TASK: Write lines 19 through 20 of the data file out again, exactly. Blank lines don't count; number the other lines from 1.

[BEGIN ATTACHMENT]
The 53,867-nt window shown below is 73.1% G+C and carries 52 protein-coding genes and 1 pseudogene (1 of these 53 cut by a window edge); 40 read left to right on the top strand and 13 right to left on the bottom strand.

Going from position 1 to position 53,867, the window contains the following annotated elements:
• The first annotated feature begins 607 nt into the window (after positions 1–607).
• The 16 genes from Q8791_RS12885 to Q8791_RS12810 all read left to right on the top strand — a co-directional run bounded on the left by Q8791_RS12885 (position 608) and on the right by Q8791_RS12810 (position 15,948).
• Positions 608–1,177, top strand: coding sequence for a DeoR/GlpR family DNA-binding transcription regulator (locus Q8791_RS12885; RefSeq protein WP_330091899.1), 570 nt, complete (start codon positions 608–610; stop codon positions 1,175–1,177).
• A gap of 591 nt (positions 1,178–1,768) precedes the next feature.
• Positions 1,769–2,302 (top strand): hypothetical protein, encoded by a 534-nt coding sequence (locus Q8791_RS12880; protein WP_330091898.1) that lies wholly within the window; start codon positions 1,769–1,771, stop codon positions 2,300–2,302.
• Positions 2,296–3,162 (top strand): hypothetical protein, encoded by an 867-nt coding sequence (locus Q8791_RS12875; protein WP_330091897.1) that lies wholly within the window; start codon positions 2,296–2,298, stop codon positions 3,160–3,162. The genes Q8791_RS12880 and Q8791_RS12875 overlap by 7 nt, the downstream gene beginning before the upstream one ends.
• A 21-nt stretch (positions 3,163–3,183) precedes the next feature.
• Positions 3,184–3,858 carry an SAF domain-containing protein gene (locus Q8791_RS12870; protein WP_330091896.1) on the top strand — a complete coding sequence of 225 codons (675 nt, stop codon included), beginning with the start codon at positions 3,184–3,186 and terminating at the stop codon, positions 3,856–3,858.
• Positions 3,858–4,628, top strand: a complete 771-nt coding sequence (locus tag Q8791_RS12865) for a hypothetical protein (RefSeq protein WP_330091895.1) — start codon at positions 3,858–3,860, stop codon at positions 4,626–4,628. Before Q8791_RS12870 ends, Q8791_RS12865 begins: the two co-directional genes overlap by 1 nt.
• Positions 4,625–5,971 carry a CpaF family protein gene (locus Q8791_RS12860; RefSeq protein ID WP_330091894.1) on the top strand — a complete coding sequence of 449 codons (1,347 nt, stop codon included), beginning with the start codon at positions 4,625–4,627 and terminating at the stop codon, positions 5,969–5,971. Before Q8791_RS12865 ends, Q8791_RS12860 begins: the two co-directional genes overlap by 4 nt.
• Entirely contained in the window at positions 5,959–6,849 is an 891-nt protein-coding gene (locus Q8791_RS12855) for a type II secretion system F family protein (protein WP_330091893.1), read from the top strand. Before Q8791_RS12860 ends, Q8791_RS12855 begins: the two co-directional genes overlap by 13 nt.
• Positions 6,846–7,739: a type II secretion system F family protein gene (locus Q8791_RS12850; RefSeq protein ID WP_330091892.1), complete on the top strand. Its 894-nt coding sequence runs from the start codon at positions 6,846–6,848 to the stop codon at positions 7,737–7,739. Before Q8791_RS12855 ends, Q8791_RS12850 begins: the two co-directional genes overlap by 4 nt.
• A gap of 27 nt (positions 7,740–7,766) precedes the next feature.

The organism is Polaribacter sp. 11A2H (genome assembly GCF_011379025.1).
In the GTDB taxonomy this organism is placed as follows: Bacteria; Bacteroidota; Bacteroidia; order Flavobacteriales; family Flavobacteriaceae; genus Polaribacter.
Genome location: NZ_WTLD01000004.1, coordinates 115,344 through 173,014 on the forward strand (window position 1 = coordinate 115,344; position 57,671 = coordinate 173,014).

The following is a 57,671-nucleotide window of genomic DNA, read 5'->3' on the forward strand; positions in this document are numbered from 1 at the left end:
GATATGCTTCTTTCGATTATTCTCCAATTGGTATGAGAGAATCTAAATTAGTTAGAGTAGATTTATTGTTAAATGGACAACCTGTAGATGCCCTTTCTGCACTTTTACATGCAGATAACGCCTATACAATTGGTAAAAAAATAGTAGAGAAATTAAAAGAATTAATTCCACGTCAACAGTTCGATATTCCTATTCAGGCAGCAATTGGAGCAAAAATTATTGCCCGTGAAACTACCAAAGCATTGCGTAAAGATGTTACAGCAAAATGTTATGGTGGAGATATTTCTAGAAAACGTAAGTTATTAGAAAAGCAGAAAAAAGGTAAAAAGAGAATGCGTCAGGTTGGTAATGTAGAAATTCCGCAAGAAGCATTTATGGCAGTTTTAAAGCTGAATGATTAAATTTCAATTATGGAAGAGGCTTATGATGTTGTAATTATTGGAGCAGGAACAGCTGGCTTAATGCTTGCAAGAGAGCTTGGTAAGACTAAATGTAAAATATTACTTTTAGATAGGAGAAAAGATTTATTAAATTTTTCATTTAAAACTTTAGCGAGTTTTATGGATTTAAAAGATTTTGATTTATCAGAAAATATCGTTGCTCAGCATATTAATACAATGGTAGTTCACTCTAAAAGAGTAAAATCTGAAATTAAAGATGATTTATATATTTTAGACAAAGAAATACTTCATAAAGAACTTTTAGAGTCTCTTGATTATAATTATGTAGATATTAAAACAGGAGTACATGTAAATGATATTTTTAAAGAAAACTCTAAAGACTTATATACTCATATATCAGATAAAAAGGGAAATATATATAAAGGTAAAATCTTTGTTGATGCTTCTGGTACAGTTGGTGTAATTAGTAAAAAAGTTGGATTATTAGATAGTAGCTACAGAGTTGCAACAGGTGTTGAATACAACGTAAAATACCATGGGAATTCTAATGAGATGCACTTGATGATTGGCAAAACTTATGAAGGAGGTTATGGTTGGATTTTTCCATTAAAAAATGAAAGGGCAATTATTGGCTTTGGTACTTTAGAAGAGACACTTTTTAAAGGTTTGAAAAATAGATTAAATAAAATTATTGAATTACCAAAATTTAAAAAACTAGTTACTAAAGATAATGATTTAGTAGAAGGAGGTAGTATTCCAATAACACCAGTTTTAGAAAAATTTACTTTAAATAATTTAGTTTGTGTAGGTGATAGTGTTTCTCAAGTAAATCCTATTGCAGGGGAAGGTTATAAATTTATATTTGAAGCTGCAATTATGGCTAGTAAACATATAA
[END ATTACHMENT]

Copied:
The following is a 57,671-nucleotide window of genomic DNA, read 5'->3' on the forward strand; positions in this document are numbered from 1 at the left end:
GATATGCTTCTTTCGATTATTCTCCAATTGGTATGAGAGAATCTAAATTAGTTAGAGTAGATTTATTGTTAAATGGACAACCTGTAGATGCCCTTTCTGCACTTTTACATGCAGATAACGCCTATACAATTGGTAAAAAAATAGTAGAGAAATTAAAAGAATTAATTCCACGTCAACAGTTCGATATTCCTATTCAGGCAGCAATTGGAGCAAAAATTATTGCCCGTGAAACTACCAAAGCATTGCGTAAAGATGTTACAGCAAAATGTTATGGTGGAGATATTTCTAGAAAACGTAAGTTATTAGAAAAGCAGAAAAAAGGTAAAAAGAGAATGCGTCAGGTTGGTAATGTAGAAATTCCGCAAGAAGCATTTATGGCAGTTTTAAAGCTGAATGATTAAATTTCAATTATGGAAGAGGCTTATGATGTTGTAATTATTGGAGCAGGAACAGCTGGCTTAATGCTTGCAAGAGAGCTTGGTAAGACTAAATGTAAAATATTACTTTTAGATAGGAGAAAAGATTTATTAAATTTTTCATTTAAAACTTTAGCGAGTTTTATGGATTTAAAAGATTTTGATTTATCAGAAAATATCGTTGCTCAGCATATTAATACAATGGTAGTTCACTCTAAAAGAGTAAAATCTGAAATTAAAGATGATTTATATATTTTAGACAAAGAAATACTTCATAAAGAACTTTTAGAGTCTCTTGATTATAATTATGTAGATATTAAAACAGGAGTACATGTAAATGATATTTTTAAAGAAAACTCTAAAGACTTATATACTCATATATCAGATAAAAAGGGAAATATATATAAAGGTAAAATCTTTGTTGATGCTTCTGGTACAGTTGGTGTAATTAGTAAAAAAGTTGGATTATTAGATAGTAGCTACAGAGTTGCAACAGGTGTTGAATACAACGTAAAATACCATGGGAATTCTAATGAGATGCACTTGATGATTGGCAAAACTTATGAAGGAGGTTATGGTTGGATTTTTCCATTAAAAAATGAAAGGGCAATTATTGGCTTTGGTACTTTAGAAGAGACACTTTTTAAAGGTTTGAAAAATAGATTAAATAAAATTATTGAATTACCAAAATTTAAAAAACTAGTTACTAAAGATAATGATTTAGTAGAAGGAGGTAGTATTCCAATAACACCAGTTTTAGAAAAATTTACTTTAAATAATTTAGTTTGTGTAGGTGATAGTGTTTCTCAAGTAAATCCTATTGCAGGGGAAGGTTATAAATTTATATTTGAAGCTGCAATTATGGCTAGTAAACATATAA